# sectrix of Maclaurin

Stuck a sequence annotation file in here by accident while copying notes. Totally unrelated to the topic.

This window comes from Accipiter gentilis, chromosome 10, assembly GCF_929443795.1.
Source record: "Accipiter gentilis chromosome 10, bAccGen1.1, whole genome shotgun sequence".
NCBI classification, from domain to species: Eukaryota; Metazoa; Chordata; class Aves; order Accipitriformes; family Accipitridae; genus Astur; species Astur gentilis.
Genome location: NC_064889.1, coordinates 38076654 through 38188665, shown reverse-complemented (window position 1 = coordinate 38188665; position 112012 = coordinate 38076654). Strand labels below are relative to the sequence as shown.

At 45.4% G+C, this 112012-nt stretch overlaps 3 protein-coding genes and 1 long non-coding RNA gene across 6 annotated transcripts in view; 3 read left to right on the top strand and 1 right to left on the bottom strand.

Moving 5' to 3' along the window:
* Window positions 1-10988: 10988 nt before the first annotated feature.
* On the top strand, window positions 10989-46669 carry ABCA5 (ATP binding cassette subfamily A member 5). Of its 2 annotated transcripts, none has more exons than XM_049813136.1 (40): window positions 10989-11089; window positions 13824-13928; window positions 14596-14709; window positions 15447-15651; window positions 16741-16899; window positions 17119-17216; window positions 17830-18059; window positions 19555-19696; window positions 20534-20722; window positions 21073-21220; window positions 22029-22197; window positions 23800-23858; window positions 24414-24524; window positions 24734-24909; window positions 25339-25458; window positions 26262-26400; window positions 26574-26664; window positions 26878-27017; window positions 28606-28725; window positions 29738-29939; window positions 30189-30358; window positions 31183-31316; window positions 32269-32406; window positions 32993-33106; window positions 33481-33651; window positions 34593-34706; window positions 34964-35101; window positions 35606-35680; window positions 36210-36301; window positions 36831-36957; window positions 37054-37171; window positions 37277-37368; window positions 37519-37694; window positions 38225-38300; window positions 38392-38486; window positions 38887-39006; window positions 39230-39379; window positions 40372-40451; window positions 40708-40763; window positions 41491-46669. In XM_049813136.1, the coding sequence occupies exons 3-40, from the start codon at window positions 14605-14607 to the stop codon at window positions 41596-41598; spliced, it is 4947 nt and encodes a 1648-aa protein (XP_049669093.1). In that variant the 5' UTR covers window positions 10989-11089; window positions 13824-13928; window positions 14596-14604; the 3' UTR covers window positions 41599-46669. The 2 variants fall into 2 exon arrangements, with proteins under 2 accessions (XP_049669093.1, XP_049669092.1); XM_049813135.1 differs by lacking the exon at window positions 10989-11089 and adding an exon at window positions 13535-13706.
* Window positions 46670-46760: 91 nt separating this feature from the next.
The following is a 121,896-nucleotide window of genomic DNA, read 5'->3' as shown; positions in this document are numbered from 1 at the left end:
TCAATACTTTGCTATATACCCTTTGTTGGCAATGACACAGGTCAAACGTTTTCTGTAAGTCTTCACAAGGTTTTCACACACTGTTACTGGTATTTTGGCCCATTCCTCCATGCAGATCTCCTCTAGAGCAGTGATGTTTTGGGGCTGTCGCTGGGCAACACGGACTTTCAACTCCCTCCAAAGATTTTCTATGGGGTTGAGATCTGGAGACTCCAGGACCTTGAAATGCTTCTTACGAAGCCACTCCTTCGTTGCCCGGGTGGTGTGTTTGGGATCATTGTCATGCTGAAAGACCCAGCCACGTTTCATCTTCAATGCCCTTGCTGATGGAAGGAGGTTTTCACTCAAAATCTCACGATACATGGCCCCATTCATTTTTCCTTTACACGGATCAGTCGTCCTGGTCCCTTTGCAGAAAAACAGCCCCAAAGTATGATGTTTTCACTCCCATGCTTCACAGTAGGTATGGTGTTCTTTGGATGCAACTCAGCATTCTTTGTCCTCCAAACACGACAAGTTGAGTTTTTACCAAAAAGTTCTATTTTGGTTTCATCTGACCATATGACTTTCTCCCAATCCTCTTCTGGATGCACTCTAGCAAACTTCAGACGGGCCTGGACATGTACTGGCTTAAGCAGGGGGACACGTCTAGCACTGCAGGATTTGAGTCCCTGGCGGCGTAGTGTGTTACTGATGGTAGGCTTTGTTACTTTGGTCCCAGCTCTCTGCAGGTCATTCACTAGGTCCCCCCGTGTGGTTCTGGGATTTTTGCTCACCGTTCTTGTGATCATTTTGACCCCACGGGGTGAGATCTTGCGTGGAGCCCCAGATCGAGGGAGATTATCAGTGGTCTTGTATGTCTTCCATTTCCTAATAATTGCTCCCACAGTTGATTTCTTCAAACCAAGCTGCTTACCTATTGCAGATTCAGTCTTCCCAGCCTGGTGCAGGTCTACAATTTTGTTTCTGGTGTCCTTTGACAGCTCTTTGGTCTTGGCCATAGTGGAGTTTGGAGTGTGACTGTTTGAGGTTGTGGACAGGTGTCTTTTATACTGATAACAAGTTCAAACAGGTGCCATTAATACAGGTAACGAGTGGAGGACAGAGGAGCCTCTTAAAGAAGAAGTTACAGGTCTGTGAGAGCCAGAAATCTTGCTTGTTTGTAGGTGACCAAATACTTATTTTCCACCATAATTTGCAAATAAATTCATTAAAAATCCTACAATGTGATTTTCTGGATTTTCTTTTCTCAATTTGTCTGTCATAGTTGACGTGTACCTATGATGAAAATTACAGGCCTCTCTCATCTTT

## trigonometric Imagine two lines revolving at a constant rate round two different points (poles). The intersection of the two lines make a sectrix of Maclaurin. The name comes from the trisectrix of Maclaurin (see below), together with the sectrix quality (able to divide an angle). Parameters a and 1/a give the same curves, so we can confine ourselves to the case |a|>=1. For a=1, the curve is a line. For b=0, two curve groups can be distinguished: parameter a is an integer: the curve is called an arachnida1) or araneidan. For a=2, the curve is a circle. For a=3: we see the cubic trisectrix of Maclaurin2). Colin Maclaurin was the first to study the curve (in 1742), while looking at the ancient Greek problem of the trisection of an angle: the angle formed by points ABP is three times the angle formed by AOP for points P of the trisectrix. The area of the loop is equal to 3√3, and the distance from the origin to the point where the curve cuts the x-axis is equal to 3. Some relationships with other curves are the following: the trisectrix is a pedal of the parabola it is the polar inverse of Tschirnhausen's cubic (with the focus as center of inversion) it is the polar inverse of the hyperbola (with the nod as center of inversion) The curve is an anallagmatic curve, and also an epi spiral (a=1/3). Freeth (1819-1904) described in a paper published by the London Mathematical Society (1879) the strophoid of the trisectrix. For larger values for the parameter a we see better the spiderly character of the curve:  A negative parameter a gives a variant on the curve, consisting of a number of (a) hyperbolic branches:  parameter a is a rational number: the curve is an Plateau curve. The curve is named after the Belgian physicist Joseph Antoine Ferdinand Plateau (1801-1883). Some examples:    For a=3/2 the curve is the (limaçon) trisectrix. When parameter a is positive, the curve consists of a number of elliptic forms. The number of elliptics is equal to the denominator of the parameter. When parameter a is negative, the curve consists of a number of hyperbolic forms. The number of hyperbolics is equal to the sum of the nominator and denominator minus 1: notes 1) From the Greek word αραχνη that means spider. 2) Cartesian equation: x3 + xy2 - 3x2 - y2 = 0, or: 2x3 + 2xy2 - 3x2 + y2 = 0.